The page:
A random thought or theme has been rolling around in my head lately. Being a math teacher, this is not uncommon. I like to think these random thoughts are seeds of inspiration. Last week we had teacher in-service and parent conferences. It was a nice respite after the last month and a half to sit down with adults and talk about kids and education and how we can continue to grow. Teachers spend so much time being the only one over 20 in their world that adult reminders are refreshing.
At the in-service, a fairly new teacher asked me if my sixth year of teaching is easier than his third year. It made me think back over my diverse six years (nearly, but I am really not counting) of teaching and how the experience of teaching has changed for me. In six years, I have spent some serious time in three different trenches.
Being in the trenches in the school environment I equate to doing battle with yourself, your curriculum and/or your students. Doing battle with yourself is when you are trying to do everything at once. You are a new teacher figuring out what that means for you. You are relearning material you really haven't focused on since you were in high school, and you are questioning why you ever became a teacher. I battled with this for along time but I think I see the light.
Spending my first three years in the Phoenix Program was the best experience a new teacher could ask for. I had a structure, a way to grade, some freedom to be creative, and a team. Those were three beautiful, yet demanding years. I learned a ton about teaching, the value of a team, new technology, and most of all I learned about the importance of cultivating community in your classroom. I also struggled with the team, we produced project ideas that could have been better, tighter, and I had conflicts with kids that were destructive to me and to them. The Phoenix trench was a challenge I'm very glad I fell into.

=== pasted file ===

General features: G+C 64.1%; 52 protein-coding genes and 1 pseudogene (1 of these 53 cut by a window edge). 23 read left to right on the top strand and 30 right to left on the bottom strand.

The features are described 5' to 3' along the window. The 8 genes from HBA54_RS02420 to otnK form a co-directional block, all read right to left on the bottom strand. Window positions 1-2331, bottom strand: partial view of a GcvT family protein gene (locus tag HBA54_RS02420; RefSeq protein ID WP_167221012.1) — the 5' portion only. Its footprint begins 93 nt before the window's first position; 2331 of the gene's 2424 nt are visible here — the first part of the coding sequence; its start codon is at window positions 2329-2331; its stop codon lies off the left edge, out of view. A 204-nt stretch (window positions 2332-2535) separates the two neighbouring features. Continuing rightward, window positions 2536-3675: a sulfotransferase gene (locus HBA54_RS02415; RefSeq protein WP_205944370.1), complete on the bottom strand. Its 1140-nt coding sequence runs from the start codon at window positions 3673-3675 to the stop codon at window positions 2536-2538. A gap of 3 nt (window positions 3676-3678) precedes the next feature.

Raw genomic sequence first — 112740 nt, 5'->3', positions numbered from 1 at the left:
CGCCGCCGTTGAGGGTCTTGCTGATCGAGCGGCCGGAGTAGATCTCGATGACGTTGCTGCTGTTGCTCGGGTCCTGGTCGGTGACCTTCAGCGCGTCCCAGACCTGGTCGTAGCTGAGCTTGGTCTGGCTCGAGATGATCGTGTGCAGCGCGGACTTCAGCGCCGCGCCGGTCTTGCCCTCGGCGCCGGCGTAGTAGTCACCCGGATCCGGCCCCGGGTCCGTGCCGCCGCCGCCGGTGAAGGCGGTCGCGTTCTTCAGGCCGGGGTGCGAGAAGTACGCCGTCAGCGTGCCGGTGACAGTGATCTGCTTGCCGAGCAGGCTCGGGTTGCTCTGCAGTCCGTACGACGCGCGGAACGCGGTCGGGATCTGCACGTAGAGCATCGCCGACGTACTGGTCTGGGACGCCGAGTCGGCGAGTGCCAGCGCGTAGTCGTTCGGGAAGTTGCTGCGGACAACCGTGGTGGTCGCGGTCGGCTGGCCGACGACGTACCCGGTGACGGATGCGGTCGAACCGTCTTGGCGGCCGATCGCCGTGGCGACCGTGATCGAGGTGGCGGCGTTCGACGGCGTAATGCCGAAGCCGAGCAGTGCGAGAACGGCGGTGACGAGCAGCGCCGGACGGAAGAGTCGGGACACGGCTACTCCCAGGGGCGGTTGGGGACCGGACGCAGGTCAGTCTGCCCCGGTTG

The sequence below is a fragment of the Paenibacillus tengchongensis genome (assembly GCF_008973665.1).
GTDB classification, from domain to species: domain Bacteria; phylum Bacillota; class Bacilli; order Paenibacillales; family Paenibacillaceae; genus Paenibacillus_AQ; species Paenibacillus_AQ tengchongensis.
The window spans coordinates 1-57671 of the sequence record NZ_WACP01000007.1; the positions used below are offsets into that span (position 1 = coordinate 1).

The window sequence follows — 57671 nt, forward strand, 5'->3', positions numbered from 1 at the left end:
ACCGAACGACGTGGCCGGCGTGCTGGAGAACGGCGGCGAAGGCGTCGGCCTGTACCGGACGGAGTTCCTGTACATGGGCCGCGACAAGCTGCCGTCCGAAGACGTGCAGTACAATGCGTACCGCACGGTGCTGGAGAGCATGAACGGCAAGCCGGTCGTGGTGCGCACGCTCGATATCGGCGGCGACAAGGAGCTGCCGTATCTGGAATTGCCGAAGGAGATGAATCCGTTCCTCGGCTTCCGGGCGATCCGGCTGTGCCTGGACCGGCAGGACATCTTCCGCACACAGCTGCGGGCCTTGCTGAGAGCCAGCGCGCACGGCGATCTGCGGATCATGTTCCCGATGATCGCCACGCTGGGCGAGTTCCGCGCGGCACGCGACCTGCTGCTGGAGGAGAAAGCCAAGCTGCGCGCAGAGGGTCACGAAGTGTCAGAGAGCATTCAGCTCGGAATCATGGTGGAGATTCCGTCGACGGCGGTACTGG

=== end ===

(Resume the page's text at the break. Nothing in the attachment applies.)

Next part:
I rarely do battle with kids anymore, meaning my classes are generally discipline free, though sometimes chatty. My first year out of the Phoenix Program and into the main building was my fourth and most difficult year. I was back at square one. On top of that I taught algebra 1 and geometry.
These are the two required math courses all JDHS students must pass. Teaching these classes is to be in the wild and sometimes explosive trenches of the math jungle. I didn't have a team to talk to. Everyone seemed so busy and on top of life. I wanted to be creative within the confines of the core, yet the discipline issues sometimes threw me back into wondering whether I was really cut out for teaching.
I really admire Bob Van Slyke for publicly recognizing that teachers need a full week of break in March. I know the week poses problems for parents, but good teaching requires energy and random thoughts and inspiration. Spring break helps us recharge for the sprint down the tight rope of keeping students focused on learning until June. Teachers teaching any required subject especially need it.
I am partially out of the trenches this year, I feel great about teaching, I know my material and am enjoying teaching an elective math course that is new to me and keeps me learning. Most of all I have some sense of community in my classes. We learn together and share our learning. We bust on one another and get refocused. We do projects to switch it up and apply our learning. Teaching an elective math course is a first for me. I can see why teachers, as they gain seniority, often move toward teaching those classes, aside from the academic challenge. Some teachers like it in the trenches (teaching required classes), some refuse to go back.
So I said back to that new teacher that he was in all three trenches, so hang in there, ask questions, and it will get better. My personality demands that I teach a course for at most three years and then I need a change. When that time comes please remind me to head back to the trenches for a little reminder of what new teachers have to deal with.
Mary-Lou Gervais teaches math at Juneau-Douglas High School.
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